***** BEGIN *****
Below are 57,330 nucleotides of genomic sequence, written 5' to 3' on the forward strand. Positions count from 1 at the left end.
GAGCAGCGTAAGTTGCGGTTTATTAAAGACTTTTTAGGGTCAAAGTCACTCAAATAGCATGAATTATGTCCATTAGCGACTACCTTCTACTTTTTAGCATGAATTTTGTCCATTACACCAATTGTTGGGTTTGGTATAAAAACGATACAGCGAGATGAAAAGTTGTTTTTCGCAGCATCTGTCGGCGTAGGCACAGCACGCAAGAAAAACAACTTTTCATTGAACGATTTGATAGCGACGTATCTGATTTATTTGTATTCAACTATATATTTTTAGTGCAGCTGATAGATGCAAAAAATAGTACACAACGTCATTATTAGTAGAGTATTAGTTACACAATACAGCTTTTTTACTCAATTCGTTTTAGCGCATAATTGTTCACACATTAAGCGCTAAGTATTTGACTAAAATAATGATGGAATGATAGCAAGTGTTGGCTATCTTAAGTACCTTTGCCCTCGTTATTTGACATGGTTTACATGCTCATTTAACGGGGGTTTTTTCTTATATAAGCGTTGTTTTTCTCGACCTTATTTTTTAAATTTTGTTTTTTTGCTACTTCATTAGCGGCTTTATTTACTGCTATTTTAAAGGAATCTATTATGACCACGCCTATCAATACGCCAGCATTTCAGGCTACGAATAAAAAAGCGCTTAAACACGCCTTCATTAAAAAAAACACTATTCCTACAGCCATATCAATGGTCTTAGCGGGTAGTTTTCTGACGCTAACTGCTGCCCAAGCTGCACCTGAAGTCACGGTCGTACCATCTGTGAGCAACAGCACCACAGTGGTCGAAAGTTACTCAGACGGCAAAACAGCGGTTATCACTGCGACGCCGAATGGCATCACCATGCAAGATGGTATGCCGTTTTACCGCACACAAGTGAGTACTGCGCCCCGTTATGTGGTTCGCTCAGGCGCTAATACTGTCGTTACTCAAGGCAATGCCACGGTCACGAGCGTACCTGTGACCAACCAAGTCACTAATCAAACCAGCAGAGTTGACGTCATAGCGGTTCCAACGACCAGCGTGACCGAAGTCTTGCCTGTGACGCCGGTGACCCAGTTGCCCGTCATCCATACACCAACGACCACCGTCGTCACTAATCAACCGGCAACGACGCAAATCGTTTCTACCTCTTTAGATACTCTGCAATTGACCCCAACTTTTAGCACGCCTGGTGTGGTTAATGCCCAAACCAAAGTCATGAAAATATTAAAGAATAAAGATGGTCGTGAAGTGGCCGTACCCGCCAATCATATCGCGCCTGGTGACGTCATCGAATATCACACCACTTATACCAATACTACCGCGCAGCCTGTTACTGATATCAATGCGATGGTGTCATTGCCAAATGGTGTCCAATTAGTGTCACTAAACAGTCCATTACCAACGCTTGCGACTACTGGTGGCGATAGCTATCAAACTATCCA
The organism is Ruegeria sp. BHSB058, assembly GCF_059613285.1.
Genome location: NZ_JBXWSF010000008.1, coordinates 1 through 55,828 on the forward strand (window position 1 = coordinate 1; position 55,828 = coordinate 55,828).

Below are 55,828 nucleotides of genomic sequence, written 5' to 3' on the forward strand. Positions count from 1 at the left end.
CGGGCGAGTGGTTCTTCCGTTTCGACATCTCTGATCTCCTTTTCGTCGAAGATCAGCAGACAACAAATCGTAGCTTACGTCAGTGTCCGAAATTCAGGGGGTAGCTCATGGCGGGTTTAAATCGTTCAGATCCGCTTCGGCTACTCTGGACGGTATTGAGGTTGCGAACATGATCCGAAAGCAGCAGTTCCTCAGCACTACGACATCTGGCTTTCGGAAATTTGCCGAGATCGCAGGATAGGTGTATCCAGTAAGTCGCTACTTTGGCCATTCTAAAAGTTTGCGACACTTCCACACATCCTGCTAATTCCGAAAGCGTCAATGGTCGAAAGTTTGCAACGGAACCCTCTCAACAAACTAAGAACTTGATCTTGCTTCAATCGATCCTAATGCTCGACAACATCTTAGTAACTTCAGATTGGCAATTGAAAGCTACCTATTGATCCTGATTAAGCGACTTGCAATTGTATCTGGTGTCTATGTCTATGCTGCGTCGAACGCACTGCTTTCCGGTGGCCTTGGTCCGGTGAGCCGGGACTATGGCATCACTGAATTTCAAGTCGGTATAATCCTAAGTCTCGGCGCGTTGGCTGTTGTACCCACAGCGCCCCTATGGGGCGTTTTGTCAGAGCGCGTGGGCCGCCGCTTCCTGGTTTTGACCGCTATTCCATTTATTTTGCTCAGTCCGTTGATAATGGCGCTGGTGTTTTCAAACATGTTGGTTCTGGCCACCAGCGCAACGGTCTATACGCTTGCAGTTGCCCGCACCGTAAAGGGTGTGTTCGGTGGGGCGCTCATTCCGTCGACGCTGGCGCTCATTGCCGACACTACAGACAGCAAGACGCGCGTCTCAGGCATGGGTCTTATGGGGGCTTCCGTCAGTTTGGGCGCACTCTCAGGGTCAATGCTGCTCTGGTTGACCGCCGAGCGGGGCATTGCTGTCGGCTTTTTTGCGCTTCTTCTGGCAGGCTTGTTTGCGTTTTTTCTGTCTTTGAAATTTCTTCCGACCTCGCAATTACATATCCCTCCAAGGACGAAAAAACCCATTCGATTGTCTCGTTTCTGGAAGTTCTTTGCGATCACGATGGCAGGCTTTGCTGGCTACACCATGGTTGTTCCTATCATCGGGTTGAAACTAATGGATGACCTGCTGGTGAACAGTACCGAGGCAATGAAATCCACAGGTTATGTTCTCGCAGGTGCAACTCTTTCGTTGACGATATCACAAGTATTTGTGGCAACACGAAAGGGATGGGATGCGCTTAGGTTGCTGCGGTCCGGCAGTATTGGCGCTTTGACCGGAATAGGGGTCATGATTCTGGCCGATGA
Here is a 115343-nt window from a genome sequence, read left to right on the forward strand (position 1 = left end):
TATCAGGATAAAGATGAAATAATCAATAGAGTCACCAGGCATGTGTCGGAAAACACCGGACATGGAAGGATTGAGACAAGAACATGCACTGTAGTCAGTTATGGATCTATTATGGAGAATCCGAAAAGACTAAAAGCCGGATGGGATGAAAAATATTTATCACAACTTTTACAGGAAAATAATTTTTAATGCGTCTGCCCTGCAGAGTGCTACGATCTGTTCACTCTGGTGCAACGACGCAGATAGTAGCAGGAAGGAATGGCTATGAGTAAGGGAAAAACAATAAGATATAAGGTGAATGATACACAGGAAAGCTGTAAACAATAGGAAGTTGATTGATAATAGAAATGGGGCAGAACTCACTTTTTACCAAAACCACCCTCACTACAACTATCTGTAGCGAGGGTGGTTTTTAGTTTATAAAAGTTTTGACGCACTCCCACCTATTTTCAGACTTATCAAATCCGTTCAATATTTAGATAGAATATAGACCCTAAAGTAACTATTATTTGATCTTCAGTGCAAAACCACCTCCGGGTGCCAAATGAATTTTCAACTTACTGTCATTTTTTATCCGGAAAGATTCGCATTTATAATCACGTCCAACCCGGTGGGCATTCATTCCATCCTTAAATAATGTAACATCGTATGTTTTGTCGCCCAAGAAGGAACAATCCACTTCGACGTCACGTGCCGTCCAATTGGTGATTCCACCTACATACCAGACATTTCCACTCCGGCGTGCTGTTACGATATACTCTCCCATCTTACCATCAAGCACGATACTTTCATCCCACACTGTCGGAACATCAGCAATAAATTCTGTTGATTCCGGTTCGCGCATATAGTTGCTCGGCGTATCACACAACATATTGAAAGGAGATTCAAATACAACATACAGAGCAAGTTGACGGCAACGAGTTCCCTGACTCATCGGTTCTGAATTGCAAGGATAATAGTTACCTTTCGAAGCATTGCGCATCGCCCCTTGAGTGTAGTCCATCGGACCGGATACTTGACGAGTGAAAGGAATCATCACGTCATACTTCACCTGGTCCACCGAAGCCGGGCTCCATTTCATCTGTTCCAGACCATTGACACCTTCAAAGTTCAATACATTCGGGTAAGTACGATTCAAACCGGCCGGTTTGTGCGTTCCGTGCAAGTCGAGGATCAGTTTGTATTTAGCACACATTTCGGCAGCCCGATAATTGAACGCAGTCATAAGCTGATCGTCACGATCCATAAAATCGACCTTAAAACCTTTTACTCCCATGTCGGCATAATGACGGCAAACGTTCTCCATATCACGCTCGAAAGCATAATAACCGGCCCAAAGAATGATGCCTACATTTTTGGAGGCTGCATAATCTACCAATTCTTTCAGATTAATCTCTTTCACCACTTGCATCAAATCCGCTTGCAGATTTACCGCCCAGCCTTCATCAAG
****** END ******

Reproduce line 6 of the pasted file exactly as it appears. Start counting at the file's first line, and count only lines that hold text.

CGGGCGAGTGGTTCTTCCGTTTCGACATCTCTGATCTCCTTTTCGTCGAAGATCAGCAGACAACAAATCGTAGCTTACGTCAGTGTCCGAAATTCAGGGGGTAGCTCATGGCGGGTTTAAATCGTTCAGATCCGCTTCGGCTACTCTGGACGGTATTGAGGTTGCGAACATGATCCGAAAGCAGCAGTTCCTCAGCACTACGACATCTGGCTTTCGGAAATTTGCCGAGATCGCAGGATAGGTGTATCCAGTAAGTCGCTACTTTGGCCATTCTAAAAGTTTGCGACACTTCCACACATCCTGCTAATTCCGAAAGCGTCAATGGTCGAAAGTTTGCAACGGAACCCTCTCAACAAACTAAGAACTTGATCTTGCTTCAATCGATCCTAATGCTCGACAACATCTTAGTAACTTCAGATTGGCAATTGAAAGCTACCTATTGATCCTGATTAAGCGACTTGCAATTGTATCTGGTGTCTATGTCTATGCTGCGTCGAACGCACTGCTTTCCGGTGGCCTTGGTCCGGTGAGCCGGGACTATGGCATCACTGAATTTCAAGTCGGTATAATCCTAAGTCTCGGCGCGTTGGCTGTTGTACCCACAGCGCCCCTATGGGGCGTTTTGTCAGAGCGCGTGGGCCGCCGCTTCCTGGTTTTGACCGCTATTCCATTTATTTTGCTCAGTCCGTTGATAATGGCGCTGGTGTTTTCAAACATGTTGGTTCTGGCCACCAGCGCAACGGTCTATACGCTTGCAGTTGCCCGCACCGTAAAGGGTGTGTTCGGTGGGGCGCTCATTCCGTCGACGCTGGCGCTCATTGCCGACACTACAGACAGCAAGACGCGCGTCTCAGGCATGGGTCTTATGGGGGCTTCCGTCAGTTTGGGCGCACTCTCAGGGTCAATGCTGCTCTGGTTGACCGCCGAGCGGGGCATTGCTGTCGGCTTTTTTGCGCTTCTTCTGGCAGGCTTGTTTGCGTTTTTTCTGTCTTTGAAATTTCTTCCGACCTCGCAATTACATATCCCTCCAAGGACGAAAAAACCCATTCGATTGTCTCGTTTCTGGAAGTTCTTTGCGATCACGATGGCAGGCTTTGCTGGCTACACCATGGTTGTTCCTATCATCGGGTTGAAACTAATGGATGACCTGCTGGTGAACAGTACCGAGGCAATGAAATCCACAGGTTATGTTCTCGCAGGTGCAACTCTTTCGTTGACGATATCACAAGTATTTGTGGCAACACGAAAGGGATGGGATGCGCTTAGGTTGCTGCGGTCCGGCAGTATTGGCGCTTTGACCGGAATAGGGGTCATGATTCTGGCCGATGA